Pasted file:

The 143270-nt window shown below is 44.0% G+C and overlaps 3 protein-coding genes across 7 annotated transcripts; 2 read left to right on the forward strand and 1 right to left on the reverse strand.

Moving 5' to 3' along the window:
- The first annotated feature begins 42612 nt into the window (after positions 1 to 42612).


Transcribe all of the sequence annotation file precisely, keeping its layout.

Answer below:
The 143270-nt window shown below is 44.0% G+C and overlaps 3 protein-coding genes across 7 annotated transcripts; 2 read left to right on the forward strand and 1 right to left on the reverse strand.

Moving 5' to 3' along the window:
- The first annotated feature begins 42612 nt into the window (after positions 1 to 42612).